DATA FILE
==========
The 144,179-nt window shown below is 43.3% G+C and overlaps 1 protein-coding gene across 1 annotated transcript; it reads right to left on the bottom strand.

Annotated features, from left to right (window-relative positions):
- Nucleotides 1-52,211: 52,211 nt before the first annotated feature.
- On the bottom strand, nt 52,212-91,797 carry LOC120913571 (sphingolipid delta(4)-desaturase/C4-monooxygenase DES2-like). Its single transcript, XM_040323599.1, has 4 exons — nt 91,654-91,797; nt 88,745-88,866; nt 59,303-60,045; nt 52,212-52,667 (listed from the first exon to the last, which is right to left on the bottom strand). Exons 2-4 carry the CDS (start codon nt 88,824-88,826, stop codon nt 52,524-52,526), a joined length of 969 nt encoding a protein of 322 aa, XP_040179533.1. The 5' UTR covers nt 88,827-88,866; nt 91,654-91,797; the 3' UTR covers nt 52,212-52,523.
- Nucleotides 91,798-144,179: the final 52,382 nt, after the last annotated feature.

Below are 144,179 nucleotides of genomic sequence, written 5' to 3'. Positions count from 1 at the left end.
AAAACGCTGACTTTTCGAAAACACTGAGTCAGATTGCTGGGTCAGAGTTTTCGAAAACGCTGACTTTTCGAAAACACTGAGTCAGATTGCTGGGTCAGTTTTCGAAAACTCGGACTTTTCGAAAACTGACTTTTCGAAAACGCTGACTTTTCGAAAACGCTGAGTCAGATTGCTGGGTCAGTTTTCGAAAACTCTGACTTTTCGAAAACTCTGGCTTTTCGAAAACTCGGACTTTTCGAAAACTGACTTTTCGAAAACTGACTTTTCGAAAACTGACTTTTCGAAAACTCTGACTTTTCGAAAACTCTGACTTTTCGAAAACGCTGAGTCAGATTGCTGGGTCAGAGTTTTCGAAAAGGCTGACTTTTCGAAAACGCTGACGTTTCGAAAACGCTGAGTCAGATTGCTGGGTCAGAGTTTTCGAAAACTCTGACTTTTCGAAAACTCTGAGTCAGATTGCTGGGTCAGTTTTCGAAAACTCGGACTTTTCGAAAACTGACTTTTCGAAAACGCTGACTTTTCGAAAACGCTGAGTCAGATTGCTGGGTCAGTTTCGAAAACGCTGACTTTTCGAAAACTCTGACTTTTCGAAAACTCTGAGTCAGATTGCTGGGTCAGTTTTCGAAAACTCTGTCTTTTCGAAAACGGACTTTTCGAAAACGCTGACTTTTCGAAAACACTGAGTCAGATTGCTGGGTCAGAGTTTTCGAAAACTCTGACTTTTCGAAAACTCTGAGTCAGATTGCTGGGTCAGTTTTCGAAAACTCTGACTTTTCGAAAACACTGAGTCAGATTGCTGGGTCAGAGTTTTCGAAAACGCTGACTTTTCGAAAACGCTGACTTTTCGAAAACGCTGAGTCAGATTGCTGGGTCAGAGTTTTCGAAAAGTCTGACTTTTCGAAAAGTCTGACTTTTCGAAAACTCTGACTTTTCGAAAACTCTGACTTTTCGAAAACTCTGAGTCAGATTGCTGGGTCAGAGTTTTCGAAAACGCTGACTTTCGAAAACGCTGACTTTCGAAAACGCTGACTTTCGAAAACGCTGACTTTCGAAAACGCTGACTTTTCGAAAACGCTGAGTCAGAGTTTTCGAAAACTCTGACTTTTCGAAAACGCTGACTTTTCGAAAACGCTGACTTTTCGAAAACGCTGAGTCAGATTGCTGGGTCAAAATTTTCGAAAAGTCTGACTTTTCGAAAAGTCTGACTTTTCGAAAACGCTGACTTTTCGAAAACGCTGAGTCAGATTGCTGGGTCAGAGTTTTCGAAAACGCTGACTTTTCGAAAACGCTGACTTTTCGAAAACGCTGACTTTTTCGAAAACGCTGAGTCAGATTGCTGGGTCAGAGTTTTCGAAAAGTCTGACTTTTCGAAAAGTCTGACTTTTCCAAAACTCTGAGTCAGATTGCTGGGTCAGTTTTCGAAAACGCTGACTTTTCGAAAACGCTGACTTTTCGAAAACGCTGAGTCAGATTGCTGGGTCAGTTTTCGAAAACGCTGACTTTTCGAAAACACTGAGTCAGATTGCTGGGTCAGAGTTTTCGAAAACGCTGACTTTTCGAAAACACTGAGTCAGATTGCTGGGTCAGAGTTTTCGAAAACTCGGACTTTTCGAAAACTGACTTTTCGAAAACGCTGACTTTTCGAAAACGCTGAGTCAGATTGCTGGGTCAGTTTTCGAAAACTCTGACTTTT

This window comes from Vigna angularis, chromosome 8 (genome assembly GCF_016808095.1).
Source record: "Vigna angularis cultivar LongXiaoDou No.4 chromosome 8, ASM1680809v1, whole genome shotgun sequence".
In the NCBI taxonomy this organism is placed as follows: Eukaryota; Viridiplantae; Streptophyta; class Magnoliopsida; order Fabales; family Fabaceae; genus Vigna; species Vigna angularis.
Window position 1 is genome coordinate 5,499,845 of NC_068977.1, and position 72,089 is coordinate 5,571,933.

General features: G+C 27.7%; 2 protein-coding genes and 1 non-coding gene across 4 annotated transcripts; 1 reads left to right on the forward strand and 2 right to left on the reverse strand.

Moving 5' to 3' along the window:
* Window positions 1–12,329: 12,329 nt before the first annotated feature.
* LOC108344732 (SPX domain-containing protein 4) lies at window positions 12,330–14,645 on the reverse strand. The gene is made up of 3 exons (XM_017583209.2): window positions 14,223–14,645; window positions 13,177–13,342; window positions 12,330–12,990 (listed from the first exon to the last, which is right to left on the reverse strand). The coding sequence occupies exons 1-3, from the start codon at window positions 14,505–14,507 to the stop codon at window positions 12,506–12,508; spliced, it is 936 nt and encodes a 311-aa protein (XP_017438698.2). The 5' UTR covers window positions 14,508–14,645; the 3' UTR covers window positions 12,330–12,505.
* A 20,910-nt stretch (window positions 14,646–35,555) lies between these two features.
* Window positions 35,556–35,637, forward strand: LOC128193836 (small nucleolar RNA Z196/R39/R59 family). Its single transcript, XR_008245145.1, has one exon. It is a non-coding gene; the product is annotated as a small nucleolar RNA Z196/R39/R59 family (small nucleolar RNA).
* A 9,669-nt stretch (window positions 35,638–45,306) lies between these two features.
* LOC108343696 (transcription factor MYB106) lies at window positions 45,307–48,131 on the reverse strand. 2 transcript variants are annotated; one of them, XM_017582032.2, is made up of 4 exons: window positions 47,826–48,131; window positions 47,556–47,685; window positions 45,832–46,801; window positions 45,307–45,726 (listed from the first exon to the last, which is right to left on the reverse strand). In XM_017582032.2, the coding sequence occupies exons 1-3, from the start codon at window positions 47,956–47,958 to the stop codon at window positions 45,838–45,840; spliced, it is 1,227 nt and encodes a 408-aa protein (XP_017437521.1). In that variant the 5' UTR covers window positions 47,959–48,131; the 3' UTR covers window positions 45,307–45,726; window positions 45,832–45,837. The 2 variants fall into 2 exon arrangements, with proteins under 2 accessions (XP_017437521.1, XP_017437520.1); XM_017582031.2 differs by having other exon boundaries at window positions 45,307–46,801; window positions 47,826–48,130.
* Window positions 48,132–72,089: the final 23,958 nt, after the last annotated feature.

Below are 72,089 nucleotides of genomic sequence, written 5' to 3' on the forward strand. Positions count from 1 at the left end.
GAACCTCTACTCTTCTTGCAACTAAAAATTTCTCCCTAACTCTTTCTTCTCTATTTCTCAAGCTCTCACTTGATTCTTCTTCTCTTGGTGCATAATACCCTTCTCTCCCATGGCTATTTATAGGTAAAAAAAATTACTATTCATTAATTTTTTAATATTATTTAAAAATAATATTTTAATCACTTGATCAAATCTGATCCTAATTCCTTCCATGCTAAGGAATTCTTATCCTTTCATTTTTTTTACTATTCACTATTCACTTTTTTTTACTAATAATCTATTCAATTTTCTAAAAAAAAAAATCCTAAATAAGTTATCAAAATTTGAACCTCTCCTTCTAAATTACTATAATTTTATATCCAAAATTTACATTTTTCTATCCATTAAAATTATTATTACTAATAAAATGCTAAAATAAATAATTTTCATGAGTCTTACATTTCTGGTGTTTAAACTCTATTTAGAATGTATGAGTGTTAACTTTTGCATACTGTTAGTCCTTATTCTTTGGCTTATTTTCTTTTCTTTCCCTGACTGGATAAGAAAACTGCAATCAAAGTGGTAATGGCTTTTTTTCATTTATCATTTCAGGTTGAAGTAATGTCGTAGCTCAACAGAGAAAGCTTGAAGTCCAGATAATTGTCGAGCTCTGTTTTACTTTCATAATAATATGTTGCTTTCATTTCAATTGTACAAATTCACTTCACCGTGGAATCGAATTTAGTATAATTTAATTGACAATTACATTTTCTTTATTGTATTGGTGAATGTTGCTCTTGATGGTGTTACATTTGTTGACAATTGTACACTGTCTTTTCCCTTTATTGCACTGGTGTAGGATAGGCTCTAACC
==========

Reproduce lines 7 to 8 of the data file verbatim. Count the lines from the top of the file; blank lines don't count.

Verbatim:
AAAACGCTGACTTTTCGAAAACACTGAGTCAGATTGCTGGGTCAGAGTTTTCGAAAACGCTGACTTTTCGAAAACACTGAGTCAGATTGCTGGGTCAGTTTTCGAAAACTCGGACTTTTCGAAAACTGACTTTTCGAAAACGCTGACTTTTCGAAAACGCTGAGTCAGATTGCTGGGTCAGTTTTCGAAAACTCTGACTTTTCGAAAACTCTGGCTTTTCGAAAACTCGGACTTTTCGAAAACTGACTTTTCGAAAACTGACTTTTCGAAAACTGACTTTTCGAAAACTCTGACTTTTCGAAAACTCTGACTTTTCGAAAACGCTGAGTCAGATTGCTGGGTCAGAGTTTTCGAAAAGGCTGACTTTTCGAAAACGCTGACGTTTCGAAAACGCTGAGTCAGATTGCTGGGTCAGAGTTTTCGAAAACTCTGACTTTTCGAAAACTCTGAGTCAGATTGCTGGGTCAGTTTTCGAAAACTCGGACTTTTCGAAAACTGACTTTTCGAAAACGCTGACTTTTCGAAAACGCTGAGTCAGATTGCTGGGTCAGTTTCGAAAACGCTGACTTTTCGAAAACTCTGACTTTTCGAAAACTCTGAGTCAGATTGCTGGGTCAGTTTTCGAAAACTCTGTCTTTTCGAAAACGGACTTTTCGAAAACGCTGACTTTTCGAAAACACTGAGTCAGATTGCTGGGTCAGAGTTTTCGAAAACTCTGACTTTTCGAAAACTCTGAGTCAGATTGCTGGGTCAGTTTTCGAAAACTCTGACTTTTCGAAAACACTGAGTCAGATTGCTGGGTCAGAGTTTTCGAAAACGCTGACTTTTCGAAAACGCTGACTTTTCGAAAACGCTGAGTCAGATTGCTGGGTCAGAGTTTTCGAAAAGTCTGACTTTTCGAAAAGTCTGACTTTTCGAAAACTCTGACTTTTCGAAAACTCTGACTTTTCGAAAACTCTGAGTCAGATTGCTGGGTCAGAGTTTTCGAAAACGCTGACTTTCGAAAACGCTGACTTTCGAAAACGCTGACTTTCGAAAACGCTGACTTTCGAAAACGCTGACTTTTCGAAAACGCTGAGTCAGAGTTTTCGAAAACTCTGACTTTTCGAAAACGCTGACTTTTCGAAAACGCTGACTTTTCGAAAACGCTGAGTCAGATTGCTGGGTCAAAATTTTCGAAAAGTCTGACTTTTCGAAAAGTCTGACTTTTCGAAAACGCTGACTTTTCGAAAACGCTGAGTCAGATTGCTGGGTCAGAGTTTTCGAAAACGCTGACTTTTCGAAAACGCTGACTTTTCGAAAACGCTGACTTTTTCGAAAACGCTGAGTCAGATTGCTGGGTCAGAGTTTTCGAAAAGTCTGACTTTTCGAAAAGTCTGACTTTTCCAAAACTCTGAGTCAGATTGCTGGGTCAGTTTTCGAAAACGCTGACTTTTCGAAAACGCTGACTTTTCGAAAACGCTGAGTCAGATTGCTGGGTCAGTTTTCGAAAACGCTGACTTTTCGAAAACACTGAGTCAGATTGCTGGGTCAGAGTTTTCGAAAACGCTGACTTTTCGAAAACACTGAGTCAGATTGCTGGGTCAGAGTTTTCGAAAACTCGGACTTTTCGAAAACTGACTTTTCGAAAACGCTGACTTTTCGAAAACGCTGAGTCAGATTGCTGGGTCAGTTTTCGAAAACTCTGACTTTT

This window comes from Vigna angularis, chromosome 8 (genome assembly GCF_016808095.1).